Temperatures are forecast to soar to 33C today, with the Met Office warning of a very hot day ahead. With three days of hot weather, the spate of warmth can be classed as a heatwave and has seen Brits flock to beaches, parks and their gardens to enjoy the heat.
However, those heading outside should be cautious and wear suncream, as UV levels are forecast to soar alongside the heat.
Those in England and Wales have been advised to avoid being outside at around midday on Thursday due to the climbing heat and UV levels.
The Met Office has predicted UV radiation from the sun will reach a “rare” level eight today, which means “very high”.
According to the Met Office’s website, the UV index “does not exceed eight in the UK” – but for some parts of the South West, level nine is predicted today.
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Dr Michaela Hegglin, a professor in atmospheric chemistry at the University of Reading, told Sky some of the “highest UV levels ever recorded” in Britain could be seen on Thursday.
She said: “We are at the summer solstice when the sun is almost directly overhead at one o’clock.
“UV levels this high are rare in the UK, so people with light skin should be very careful to avoid getting burnt.
“While UV is important for getting vitamin D and keeping us healthy, too much of it can cause skin cancer or eye cataracts.”
Health minister Jo Churchill encouraged people to apply sunscreen regularly and use protective wear.
She added: “Look out for those who are vulnerable in the heat, and provide support where needed, continuing to follow social distancing guidance.”
The Met Office also advised people to close curtains on rooms that face the sun and avoid excess alcohol.
Met Office meteorologist Alex Burkill said UV levels would reach eight across many parts of the country, and possibly reach level nine in some areas of Devon and Cornwall.
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He said: “That’s about as high as it gets really in the UK.
“The sun is as strong as it gets at the moment because we’re so close to the solstice.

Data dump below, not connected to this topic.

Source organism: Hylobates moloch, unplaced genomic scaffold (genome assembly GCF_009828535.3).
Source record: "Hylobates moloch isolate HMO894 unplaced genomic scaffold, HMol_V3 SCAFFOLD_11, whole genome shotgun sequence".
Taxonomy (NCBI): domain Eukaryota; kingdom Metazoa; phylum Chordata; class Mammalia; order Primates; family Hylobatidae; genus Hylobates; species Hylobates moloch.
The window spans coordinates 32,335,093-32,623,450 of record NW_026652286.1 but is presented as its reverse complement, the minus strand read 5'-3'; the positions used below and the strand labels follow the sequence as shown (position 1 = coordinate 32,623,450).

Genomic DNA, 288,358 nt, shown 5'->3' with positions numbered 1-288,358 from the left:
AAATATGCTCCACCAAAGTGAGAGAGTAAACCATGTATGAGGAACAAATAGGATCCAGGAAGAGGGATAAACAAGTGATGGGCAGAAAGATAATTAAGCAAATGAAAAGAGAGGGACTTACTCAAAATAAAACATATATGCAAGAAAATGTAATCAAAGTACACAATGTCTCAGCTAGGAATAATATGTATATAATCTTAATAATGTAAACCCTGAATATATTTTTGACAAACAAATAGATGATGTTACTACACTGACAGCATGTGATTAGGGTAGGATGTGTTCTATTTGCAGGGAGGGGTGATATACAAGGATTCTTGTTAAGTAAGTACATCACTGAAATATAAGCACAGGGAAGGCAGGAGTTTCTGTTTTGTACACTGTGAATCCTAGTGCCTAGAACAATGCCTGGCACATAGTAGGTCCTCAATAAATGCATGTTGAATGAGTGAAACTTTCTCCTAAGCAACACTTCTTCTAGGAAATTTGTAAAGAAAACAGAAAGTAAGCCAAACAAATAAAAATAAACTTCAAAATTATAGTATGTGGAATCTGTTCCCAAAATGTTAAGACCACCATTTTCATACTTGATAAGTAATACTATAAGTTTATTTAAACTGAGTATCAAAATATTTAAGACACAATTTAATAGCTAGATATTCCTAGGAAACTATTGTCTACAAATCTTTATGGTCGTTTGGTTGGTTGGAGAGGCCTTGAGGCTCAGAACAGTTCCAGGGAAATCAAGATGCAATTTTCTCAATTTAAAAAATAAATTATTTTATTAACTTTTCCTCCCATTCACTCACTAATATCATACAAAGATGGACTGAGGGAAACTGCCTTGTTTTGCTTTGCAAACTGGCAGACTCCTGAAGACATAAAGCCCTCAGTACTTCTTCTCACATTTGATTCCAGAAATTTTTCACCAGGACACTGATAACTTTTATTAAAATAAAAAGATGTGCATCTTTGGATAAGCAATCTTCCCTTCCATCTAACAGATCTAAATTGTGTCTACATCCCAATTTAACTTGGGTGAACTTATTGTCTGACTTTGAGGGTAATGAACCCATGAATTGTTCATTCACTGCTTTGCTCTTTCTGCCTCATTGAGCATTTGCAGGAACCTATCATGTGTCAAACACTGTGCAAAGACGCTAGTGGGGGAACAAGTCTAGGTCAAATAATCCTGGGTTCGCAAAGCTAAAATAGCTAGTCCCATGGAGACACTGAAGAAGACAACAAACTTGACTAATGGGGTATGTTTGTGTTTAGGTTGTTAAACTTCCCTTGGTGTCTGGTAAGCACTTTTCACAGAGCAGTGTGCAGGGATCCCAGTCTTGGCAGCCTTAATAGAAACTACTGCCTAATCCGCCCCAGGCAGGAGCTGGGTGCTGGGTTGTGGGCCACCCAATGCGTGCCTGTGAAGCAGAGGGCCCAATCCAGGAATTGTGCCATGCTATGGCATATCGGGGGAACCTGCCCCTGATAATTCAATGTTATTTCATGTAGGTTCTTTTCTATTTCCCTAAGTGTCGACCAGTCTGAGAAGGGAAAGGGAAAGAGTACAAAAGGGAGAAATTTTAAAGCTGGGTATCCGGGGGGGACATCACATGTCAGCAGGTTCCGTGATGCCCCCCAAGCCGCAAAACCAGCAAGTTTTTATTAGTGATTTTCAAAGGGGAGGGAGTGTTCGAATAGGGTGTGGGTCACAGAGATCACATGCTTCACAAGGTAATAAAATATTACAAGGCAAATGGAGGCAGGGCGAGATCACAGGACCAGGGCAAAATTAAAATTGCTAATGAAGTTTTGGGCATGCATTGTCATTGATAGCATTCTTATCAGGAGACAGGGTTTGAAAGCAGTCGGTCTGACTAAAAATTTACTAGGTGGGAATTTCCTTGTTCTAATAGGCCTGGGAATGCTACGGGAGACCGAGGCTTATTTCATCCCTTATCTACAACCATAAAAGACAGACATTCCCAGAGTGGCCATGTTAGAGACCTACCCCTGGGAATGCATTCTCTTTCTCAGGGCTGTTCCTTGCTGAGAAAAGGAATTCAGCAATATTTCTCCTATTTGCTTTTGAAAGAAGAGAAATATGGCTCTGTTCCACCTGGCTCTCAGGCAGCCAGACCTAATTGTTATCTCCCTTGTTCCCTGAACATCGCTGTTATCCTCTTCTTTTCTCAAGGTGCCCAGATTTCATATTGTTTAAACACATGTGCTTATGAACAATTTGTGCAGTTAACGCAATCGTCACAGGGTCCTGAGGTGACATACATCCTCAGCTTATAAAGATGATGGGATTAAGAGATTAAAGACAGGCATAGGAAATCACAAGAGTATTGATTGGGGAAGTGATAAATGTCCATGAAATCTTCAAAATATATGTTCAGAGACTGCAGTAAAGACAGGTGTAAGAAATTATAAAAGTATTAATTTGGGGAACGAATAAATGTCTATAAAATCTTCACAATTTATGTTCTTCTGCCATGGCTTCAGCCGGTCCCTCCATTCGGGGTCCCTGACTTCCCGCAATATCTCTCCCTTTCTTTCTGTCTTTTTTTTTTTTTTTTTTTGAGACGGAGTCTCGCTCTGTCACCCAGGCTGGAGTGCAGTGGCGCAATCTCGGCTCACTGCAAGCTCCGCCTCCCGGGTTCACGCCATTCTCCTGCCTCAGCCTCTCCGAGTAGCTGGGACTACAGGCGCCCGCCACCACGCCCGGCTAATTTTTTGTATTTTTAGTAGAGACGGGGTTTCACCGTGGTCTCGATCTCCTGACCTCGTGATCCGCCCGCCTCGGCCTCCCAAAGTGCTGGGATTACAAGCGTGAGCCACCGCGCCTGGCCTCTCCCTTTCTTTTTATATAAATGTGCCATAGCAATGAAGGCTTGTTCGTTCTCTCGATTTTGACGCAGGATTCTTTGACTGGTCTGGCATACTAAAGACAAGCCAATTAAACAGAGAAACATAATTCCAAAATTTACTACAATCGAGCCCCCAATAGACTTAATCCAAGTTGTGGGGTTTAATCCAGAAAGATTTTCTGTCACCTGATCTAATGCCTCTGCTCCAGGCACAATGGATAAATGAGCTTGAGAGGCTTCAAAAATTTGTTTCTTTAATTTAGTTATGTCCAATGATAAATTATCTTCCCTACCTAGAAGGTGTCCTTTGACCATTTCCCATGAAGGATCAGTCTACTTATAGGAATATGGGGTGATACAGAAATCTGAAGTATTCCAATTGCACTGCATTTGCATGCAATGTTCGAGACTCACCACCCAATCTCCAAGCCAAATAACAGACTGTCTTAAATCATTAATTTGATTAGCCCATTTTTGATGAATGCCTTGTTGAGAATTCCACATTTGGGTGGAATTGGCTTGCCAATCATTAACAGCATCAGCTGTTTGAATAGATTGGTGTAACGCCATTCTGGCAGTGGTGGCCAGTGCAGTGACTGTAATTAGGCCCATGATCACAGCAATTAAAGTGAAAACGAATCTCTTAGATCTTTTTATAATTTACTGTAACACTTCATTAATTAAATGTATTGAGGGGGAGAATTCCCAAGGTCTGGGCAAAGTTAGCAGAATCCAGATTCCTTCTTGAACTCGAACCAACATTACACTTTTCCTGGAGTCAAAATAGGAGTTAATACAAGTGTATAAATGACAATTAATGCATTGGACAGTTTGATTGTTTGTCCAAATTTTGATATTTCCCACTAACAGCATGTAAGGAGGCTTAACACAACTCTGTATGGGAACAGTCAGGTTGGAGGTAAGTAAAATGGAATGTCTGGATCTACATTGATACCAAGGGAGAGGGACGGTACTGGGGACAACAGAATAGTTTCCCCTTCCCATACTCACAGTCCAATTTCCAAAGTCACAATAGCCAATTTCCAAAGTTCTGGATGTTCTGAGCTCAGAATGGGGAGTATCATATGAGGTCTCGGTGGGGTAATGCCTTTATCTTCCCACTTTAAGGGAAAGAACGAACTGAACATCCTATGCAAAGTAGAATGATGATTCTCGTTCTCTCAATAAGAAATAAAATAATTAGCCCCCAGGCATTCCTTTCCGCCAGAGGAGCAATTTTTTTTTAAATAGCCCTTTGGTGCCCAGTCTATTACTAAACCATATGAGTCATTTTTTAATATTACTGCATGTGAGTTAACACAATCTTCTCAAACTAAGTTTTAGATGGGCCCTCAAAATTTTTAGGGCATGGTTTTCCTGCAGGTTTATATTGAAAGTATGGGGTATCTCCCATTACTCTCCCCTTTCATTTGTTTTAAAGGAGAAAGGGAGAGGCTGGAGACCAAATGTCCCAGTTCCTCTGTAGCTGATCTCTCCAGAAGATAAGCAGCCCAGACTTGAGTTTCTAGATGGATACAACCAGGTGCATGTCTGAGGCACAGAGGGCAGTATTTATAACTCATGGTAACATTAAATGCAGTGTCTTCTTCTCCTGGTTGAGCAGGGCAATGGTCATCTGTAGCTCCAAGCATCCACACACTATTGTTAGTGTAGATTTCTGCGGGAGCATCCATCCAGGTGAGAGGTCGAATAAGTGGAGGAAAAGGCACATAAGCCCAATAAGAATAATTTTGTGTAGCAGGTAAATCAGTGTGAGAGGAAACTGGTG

“We’ve got peak sun strength, clear skies, plenty of sunshine – it’s the perfect ingredients for high UV.”
This is especially important for those looking to spend time outside today.
What is the Summer solstice?
The summer solstice is also known as a festival solstice or midsummer and occurs when one of the Earth’s poles has its maximum tilt toward the Sun.
It happens twice yearly, once in each hemisphere (Northern and Southern). For that hemisphere, the summer solstice is when the Sun reaches its highest position in the sky and is the day with the longest period of daylight.
So, with the Sun at the highest point in the sky for the Northern Hemisphere, days have grown longer and as the heat reaches its peak during the day the Sun is directly overhead at midday.
The summer solstice officially took place on Saturday, June 20 for the Northern hemisphere, so the Sun is still very high in the sky.
Why are UV rays dangerous?
According to the World Health Organisation, the relatively long-wavelength UVA accounts for approximately 95 percent of the UV radiation reaching the Earth’s surface.
It can penetrate into the deeper layers of the skin and is responsible for the immediate tanning effect. Furthermore, it also contributes to skin ageing and wrinkling.
For a long time it was thought that UVA could not cause any lasting damage.
Recent studies strongly suggest that it may also enhance the development of skin cancers.
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